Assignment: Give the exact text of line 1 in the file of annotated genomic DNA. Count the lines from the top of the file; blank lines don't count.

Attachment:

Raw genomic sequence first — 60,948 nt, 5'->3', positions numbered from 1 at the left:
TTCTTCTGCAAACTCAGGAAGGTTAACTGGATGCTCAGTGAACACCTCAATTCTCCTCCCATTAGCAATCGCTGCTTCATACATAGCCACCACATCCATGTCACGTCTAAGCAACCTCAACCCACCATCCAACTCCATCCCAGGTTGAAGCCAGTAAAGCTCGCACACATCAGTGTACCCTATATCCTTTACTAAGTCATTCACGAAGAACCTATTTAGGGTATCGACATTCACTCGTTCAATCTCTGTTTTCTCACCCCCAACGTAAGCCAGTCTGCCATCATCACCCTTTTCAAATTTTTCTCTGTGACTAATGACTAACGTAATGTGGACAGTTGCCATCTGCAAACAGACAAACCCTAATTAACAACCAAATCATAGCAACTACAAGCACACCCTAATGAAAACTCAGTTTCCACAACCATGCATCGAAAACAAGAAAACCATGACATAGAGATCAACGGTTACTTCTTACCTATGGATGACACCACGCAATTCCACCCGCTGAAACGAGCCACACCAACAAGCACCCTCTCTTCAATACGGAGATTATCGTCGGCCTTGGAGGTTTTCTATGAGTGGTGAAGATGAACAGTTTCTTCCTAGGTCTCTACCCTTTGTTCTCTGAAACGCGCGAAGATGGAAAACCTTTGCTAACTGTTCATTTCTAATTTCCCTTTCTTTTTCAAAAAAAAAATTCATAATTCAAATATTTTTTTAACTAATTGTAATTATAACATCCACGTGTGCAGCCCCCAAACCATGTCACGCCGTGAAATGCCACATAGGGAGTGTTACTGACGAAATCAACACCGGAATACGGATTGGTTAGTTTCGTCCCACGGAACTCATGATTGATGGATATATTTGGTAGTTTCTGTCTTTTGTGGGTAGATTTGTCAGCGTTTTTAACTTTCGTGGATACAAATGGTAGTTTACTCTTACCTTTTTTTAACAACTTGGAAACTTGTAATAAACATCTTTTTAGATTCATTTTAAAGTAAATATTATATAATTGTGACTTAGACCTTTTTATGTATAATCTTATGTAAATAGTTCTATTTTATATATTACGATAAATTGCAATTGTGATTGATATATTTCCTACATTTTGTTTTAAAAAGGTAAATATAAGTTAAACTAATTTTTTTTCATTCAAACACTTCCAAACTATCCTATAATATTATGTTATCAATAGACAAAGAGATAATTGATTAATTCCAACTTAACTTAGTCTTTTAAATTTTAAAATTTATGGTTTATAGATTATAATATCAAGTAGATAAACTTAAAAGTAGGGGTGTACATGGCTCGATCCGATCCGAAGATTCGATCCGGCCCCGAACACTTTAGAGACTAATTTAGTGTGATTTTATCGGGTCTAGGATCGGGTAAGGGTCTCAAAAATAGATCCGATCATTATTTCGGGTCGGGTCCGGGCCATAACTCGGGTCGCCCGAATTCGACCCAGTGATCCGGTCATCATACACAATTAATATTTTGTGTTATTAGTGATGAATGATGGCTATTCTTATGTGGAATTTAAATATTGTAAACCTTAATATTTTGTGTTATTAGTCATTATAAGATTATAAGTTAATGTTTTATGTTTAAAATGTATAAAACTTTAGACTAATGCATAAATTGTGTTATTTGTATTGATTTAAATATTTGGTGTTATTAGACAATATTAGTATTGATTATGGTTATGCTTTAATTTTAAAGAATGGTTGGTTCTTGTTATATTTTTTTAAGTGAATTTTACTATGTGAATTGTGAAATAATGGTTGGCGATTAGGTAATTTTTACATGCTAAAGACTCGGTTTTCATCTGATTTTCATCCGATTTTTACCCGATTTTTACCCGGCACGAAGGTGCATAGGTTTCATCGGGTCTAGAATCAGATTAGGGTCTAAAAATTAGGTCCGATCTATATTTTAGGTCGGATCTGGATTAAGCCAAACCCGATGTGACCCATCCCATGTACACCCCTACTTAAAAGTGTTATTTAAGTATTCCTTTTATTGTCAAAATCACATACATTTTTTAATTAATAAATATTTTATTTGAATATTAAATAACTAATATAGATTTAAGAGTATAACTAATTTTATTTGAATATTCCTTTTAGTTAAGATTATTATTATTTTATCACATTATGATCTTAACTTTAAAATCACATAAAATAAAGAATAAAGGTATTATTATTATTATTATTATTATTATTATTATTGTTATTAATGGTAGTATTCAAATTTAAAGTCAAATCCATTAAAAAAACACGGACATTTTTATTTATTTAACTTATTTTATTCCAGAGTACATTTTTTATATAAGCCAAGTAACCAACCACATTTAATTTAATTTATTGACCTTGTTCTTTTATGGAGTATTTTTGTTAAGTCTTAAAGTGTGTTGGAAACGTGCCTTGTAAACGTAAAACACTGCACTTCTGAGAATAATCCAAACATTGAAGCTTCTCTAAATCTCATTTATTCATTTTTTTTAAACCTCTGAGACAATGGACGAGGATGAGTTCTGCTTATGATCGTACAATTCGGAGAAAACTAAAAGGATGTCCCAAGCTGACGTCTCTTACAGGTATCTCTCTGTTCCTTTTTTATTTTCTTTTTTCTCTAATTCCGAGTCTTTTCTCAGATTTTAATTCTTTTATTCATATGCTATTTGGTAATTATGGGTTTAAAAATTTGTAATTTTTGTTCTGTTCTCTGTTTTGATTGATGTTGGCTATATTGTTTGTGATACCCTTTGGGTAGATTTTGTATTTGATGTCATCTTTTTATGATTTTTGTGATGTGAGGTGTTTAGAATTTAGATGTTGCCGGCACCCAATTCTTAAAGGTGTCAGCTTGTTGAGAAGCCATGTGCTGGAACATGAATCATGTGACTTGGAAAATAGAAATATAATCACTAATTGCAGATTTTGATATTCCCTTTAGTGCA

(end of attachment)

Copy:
Raw genomic sequence first — 60,948 nt, 5'->3', positions numbered from 1 at the left: